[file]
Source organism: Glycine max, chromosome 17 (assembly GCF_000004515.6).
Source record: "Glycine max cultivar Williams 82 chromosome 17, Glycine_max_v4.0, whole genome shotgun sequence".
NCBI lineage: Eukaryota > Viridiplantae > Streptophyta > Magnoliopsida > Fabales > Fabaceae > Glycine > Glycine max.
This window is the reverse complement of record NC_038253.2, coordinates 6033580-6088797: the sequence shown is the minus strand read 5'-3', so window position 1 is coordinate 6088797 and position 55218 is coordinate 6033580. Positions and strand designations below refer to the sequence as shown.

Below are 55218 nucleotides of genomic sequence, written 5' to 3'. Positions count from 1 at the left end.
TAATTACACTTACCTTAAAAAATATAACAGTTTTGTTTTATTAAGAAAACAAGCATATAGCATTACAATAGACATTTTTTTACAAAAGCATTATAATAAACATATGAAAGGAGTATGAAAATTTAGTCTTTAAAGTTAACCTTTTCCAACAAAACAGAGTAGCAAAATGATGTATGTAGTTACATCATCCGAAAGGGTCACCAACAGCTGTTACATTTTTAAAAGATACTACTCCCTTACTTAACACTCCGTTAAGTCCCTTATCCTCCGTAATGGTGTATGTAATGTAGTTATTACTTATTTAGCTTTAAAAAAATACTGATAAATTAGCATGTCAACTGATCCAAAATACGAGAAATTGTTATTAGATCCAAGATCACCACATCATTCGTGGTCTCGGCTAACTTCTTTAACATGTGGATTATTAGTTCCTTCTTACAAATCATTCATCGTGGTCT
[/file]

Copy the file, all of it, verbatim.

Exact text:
Source organism: Glycine max, chromosome 17 (assembly GCF_000004515.6).
Source record: "Glycine max cultivar Williams 82 chromosome 17, Glycine_max_v4.0, whole genome shotgun sequence".
NCBI lineage: Eukaryota > Viridiplantae > Streptophyta > Magnoliopsida > Fabales > Fabaceae > Glycine > Glycine max.
This window is the reverse complement of record NC_038253.2, coordinates 6033580-6088797: the sequence shown is the minus strand read 5'-3', so window position 1 is coordinate 6088797 and position 55218 is coordinate 6033580. Positions and strand designations below refer to the sequence as shown.

Below are 55218 nucleotides of genomic sequence, written 5' to 3'. Positions count from 1 at the left end.
TAATTACACTTACCTTAAAAAATATAACAGTTTTGTTTTATTAAGAAAACAAGCATATAGCATTACAATAGACATTTTTTTACAAAAGCATTATAATAAACATATGAAAGGAGTATGAAAATTTAGTCTTTAAAGTTAACCTTTTCCAACAAAACAGAGTAGCAAAATGATGTATGTAGTTACATCATCCGAAAGGGTCACCAACAGCTGTTACATTTTTAAAAGATACTACTCCCTTACTTAACACTCCGTTAAGTCCCTTATCCTCCGTAATGGTGTATGTAATGTAGTTATTACTTATTTAGCTTTAAAAAAATACTGATAAATTAGCATGTCAACTGATCCAAAATACGAGAAATTGTTATTAGATCCAAGATCACCACATCATTCGTGGTCTCGGCTAACTTCTTTAACATGTGGATTATTAGTTCCTTCTTACAAATCATTCATCGTGGTCT